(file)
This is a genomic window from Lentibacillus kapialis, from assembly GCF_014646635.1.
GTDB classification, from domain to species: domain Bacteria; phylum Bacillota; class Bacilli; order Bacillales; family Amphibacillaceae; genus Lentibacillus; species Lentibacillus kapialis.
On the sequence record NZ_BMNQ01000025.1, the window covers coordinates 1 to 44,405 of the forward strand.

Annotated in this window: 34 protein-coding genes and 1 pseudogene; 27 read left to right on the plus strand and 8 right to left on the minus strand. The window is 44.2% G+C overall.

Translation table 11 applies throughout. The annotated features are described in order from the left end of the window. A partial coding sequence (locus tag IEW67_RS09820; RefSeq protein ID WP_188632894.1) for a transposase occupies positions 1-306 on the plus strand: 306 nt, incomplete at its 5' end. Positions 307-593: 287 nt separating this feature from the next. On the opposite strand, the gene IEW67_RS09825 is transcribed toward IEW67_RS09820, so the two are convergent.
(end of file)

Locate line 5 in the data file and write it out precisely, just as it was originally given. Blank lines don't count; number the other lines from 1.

Translation table 11 applies throughout. The annotated features are described in order from the left end of the window. A partial coding sequence (locus tag IEW67_RS09820; RefSeq protein ID WP_188632894.1) for a transposase occupies positions 1-306 on the plus strand: 306 nt, incomplete at its 5' end. Positions 307-593: 287 nt separating this feature from the next. On the opposite strand, the gene IEW67_RS09825 is transcribed toward IEW67_RS09820, so the two are convergent.